What is the Bitcoin Dominance Index and Why Does It Matter?

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Bitcoin used to be the only noteworthy blockchain in existence, but that is no longer the case. Altcoins (cryptocurrencies other than bitcoin) first gained some notoriety in 2012 through offerings such as Litecoin, Namecoin, and Peercoin, and new blockchain-based releases like EOS have continued this trend into 2018.

After all this time and with the thousands of new coins that have been released, bitcoin has remained the gold standard. No other coin has come close to the market cap or liquidity that bitcoin has attained up to this point, with Ether being the only alternative coin that is sometimes shown a similar level of respect.

The proliferation of altcoins led to the creation of the Bitcoin Dominance Index (BDI), which is listed on a variety of crypto market websites. While far from perfect, the BDI has long been viewed as a measure of bitcoin’s role as the reserve currency of the crypto market. In 2018, bitcoin’s dominance has been on the rise once again.

Defining Bitcoin Dominance

So what does the BDI measure exactly? The BDI measures bitcoin’s share of the overall cryptocurrency market. Crypto market data providers also measure BDI differently. Some websites may decide to omit specific types of crypto assets from the BDI, while others will include every token that’s ever been launched.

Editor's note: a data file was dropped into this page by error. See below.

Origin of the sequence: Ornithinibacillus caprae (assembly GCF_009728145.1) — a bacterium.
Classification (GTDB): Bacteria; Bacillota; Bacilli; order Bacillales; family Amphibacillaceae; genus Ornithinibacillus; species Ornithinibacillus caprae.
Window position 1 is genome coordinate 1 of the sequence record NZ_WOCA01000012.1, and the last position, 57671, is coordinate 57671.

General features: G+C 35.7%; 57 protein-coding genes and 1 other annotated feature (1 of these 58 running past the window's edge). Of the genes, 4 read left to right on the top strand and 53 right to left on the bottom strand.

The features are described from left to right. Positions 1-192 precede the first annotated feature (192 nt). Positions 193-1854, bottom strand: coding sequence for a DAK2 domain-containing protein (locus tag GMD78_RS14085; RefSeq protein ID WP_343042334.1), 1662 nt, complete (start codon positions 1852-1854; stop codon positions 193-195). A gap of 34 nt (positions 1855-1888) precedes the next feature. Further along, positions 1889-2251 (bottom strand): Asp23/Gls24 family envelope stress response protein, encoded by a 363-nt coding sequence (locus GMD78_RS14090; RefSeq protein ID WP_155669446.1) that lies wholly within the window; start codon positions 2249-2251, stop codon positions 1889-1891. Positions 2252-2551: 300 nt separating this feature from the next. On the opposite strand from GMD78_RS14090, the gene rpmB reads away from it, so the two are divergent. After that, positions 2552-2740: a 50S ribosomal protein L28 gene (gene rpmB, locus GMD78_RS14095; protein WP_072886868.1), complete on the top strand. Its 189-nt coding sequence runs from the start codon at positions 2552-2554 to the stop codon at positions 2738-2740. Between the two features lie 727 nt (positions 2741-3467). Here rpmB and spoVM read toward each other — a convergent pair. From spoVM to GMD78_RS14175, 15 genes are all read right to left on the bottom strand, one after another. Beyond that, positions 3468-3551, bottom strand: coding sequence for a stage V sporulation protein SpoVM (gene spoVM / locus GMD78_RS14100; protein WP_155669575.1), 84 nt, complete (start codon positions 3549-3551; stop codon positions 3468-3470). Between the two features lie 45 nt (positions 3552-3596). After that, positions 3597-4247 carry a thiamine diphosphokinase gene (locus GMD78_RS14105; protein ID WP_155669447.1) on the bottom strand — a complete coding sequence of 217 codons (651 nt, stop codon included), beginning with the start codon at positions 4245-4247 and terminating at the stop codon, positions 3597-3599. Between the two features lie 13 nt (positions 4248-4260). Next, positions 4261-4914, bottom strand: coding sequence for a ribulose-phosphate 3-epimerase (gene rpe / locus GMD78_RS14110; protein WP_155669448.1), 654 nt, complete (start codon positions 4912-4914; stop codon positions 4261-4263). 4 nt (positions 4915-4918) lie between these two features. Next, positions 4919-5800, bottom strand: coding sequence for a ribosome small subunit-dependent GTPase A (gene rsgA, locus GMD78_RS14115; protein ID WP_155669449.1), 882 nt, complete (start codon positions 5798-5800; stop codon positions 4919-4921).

At the time of this writing, CoinMarketCap has their BDI at 49 percent, while OnChainFX has calculated their BDI at 51.5 percent.

It should be noted that dominance indexes for other coins can also be calculated in a manner similar to the BDI. Up to this point, dominance indices have focused on bitcoin because it has remained king of the crypto assets.

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Problems with the Bitcoin Dominance Index

Since BDI is based on market cap, it has limitations in terms of its ability to accurately estimate bitcoin’s dominance over the crypto market. Market cap is far from a perfect metric to use when comparing crypto assets (see this explanation on the issues with the market cap metric), and it’s usually a better idea to use a combination of data points, such as exchange volume and on-chain transaction volume (in addition to market cap), to measure the level of adoption achieved by a particular coin or token.

Having said that, no one has come up with a decent method of measuring bitcoin’s dominance other than BDI up to this point.

Why Bitcoin Dominance Has Been on the Rise in 2018

Until early 2017, the BDI mostly stayed around 80 to 90 percent. Obviously, this ignores the early days when bitcoin was the only game in town and the BDI was effectively 100 percent.

2017 saw an explosion of new tokens, mostly built on top of Ethereum, and the BDI fell to a low of 33 percent near the beginning of 2018. However, as previously mentioned, the BDI has rebounded to around 50 percent so far in 2018.

It’s hard to pin down one reason for the BDI’s bull run this year, but one general trend that has been illustrated over time is that altcoins tend to fall further than bitcoin during bear markets. This may be due to the belief in the market that bitcoin is a sort of digital gold, and traders will move into the safest crypto asset when the market takes a turn for the worse.

Bitcoin is a speculative investment in its own right, but the altcoin market tends to act as a sort of multiplier in terms of volatility and risk.

Going forward, it’s important for investors to understand that bitcoin is still viewed as a safe haven asset in times of uncertainty in the crypto market.

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